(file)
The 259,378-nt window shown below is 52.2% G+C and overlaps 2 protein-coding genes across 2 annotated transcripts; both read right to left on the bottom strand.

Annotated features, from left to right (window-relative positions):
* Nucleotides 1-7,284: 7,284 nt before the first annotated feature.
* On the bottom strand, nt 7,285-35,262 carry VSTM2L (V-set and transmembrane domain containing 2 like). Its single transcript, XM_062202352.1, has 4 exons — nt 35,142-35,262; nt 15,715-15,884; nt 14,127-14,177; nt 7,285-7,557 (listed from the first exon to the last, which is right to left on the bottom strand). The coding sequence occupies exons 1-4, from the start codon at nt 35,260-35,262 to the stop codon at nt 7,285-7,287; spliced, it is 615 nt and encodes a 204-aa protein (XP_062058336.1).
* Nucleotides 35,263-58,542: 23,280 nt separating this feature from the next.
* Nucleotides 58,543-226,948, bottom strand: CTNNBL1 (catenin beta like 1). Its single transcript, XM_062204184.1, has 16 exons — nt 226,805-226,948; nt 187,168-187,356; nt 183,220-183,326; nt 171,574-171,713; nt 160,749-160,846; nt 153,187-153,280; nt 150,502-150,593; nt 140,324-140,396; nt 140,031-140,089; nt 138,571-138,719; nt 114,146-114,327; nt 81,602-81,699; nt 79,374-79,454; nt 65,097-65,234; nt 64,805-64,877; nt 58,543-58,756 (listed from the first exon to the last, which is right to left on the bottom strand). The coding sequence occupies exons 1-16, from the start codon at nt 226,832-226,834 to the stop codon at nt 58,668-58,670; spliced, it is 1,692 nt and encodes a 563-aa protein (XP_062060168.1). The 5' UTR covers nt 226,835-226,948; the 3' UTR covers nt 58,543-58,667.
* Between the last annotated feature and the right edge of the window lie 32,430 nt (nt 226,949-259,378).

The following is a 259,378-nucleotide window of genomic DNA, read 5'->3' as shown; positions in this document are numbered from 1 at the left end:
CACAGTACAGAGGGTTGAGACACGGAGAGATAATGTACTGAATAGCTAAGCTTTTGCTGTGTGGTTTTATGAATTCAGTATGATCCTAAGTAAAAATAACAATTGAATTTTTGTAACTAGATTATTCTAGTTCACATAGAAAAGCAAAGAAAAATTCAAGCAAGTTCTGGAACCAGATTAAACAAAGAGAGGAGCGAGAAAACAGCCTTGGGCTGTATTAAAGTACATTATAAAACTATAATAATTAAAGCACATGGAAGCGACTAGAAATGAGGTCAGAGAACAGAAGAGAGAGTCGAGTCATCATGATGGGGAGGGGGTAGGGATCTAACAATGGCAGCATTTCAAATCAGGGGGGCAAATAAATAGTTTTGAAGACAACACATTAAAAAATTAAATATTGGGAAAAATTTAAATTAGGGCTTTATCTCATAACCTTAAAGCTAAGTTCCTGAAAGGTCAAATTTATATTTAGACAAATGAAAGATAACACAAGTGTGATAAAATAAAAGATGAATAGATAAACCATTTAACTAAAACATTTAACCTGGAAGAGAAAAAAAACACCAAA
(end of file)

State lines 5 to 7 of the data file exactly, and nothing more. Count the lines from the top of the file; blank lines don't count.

* Nucleotides 35,263-58,542: 23,280 nt separating this feature from the next.
* Nucleotides 58,543-226,948, bottom strand: CTNNBL1 (catenin beta like 1). Its single transcript, XM_062204184.1, has 16 exons — nt 226,805-226,948; nt 187,168-187,356; nt 183,220-183,326; nt 171,574-171,713; nt 160,749-160,846; nt 153,187-153,280; nt 150,502-150,593; nt 140,324-140,396; nt 140,031-140,089; nt 138,571-138,719; nt 114,146-114,327; nt 81,602-81,699; nt 79,374-79,454; nt 65,097-65,234; nt 64,805-64,877; nt 58,543-58,756 (listed from the first exon to the last, which is right to left on the bottom strand). The coding sequence occupies exons 1-16, from the start codon at nt 226,832-226,834 to the stop codon at nt 58,668-58,670; spliced, it is 1,692 nt and encodes a 563-aa protein (XP_062060168.1). The 5' UTR covers nt 226,835-226,948; the 3' UTR covers nt 58,543-58,667.
* Between the last annotated feature and the right edge of the window lie 32,430 nt (nt 226,949-259,378).